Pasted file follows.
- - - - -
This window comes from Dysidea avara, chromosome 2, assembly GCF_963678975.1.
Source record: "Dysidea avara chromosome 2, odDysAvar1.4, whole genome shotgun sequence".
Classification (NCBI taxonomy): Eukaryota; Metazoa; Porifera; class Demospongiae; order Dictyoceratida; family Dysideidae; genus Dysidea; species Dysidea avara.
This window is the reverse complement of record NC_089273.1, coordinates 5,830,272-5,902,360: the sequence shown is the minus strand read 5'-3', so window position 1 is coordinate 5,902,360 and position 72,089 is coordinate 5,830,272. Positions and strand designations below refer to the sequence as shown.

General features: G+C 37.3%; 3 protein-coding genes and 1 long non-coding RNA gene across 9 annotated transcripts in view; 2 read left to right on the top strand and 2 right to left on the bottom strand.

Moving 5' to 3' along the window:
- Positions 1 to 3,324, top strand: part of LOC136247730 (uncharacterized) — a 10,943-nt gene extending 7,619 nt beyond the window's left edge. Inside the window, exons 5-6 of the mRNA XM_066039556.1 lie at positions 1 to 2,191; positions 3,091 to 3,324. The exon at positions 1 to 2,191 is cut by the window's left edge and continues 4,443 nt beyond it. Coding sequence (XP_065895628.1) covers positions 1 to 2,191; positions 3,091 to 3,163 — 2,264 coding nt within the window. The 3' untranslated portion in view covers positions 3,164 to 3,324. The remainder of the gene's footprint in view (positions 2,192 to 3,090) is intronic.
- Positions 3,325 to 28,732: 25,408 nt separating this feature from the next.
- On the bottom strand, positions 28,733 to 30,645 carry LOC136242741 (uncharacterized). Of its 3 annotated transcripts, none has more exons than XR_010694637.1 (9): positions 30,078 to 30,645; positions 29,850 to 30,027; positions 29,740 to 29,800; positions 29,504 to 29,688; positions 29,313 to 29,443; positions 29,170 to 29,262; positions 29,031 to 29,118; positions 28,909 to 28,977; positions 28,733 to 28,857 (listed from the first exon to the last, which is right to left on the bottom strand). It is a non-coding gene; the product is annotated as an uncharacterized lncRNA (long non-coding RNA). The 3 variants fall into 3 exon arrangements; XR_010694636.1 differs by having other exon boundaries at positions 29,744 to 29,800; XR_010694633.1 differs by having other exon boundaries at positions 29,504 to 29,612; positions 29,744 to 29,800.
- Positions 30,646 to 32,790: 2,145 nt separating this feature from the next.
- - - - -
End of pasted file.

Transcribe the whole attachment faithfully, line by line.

This window comes from Dysidea avara, chromosome 2, assembly GCF_963678975.1.
Source record: "Dysidea avara chromosome 2, odDysAvar1.4, whole genome shotgun sequence".
Classification (NCBI taxonomy): Eukaryota; Metazoa; Porifera; class Demospongiae; order Dictyoceratida; family Dysideidae; genus Dysidea; species Dysidea avara.
This window is the reverse complement of record NC_089273.1, coordinates 5,830,272-5,902,360: the sequence shown is the minus strand read 5'-3', so window position 1 is coordinate 5,902,360 and position 72,089 is coordinate 5,830,272. Positions and strand designations below refer to the sequence as shown.

General features: G+C 37.3%; 3 protein-coding genes and 1 long non-coding RNA gene across 9 annotated transcripts in view; 2 read left to right on the top strand and 2 right to left on the bottom strand.

Moving 5' to 3' along the window:
- Positions 1 to 3,324, top strand: part of LOC136247730 (uncharacterized) — a 10,943-nt gene extending 7,619 nt beyond the window's left edge. Inside the window, exons 5-6 of the mRNA XM_066039556.1 lie at positions 1 to 2,191; positions 3,091 to 3,324. The exon at positions 1 to 2,191 is cut by the window's left edge and continues 4,443 nt beyond it. Coding sequence (XP_065895628.1) covers positions 1 to 2,191; positions 3,091 to 3,163 — 2,264 coding nt within the window. The 3' untranslated portion in view covers positions 3,164 to 3,324. The remainder of the gene's footprint in view (positions 2,192 to 3,090) is intronic.
- Positions 3,325 to 28,732: 25,408 nt separating this feature from the next.
- On the bottom strand, positions 28,733 to 30,645 carry LOC136242741 (uncharacterized). Of its 3 annotated transcripts, none has more exons than XR_010694637.1 (9): positions 30,078 to 30,645; positions 29,850 to 30,027; positions 29,740 to 29,800; positions 29,504 to 29,688; positions 29,313 to 29,443; positions 29,170 to 29,262; positions 29,031 to 29,118; positions 28,909 to 28,977; positions 28,733 to 28,857 (listed from the first exon to the last, which is right to left on the bottom strand). It is a non-coding gene; the product is annotated as an uncharacterized lncRNA (long non-coding RNA). The 3 variants fall into 3 exon arrangements; XR_010694636.1 differs by having other exon boundaries at positions 29,744 to 29,800; XR_010694633.1 differs by having other exon boundaries at positions 29,504 to 29,612; positions 29,744 to 29,800.
- Positions 30,646 to 32,790: 2,145 nt separating this feature from the next.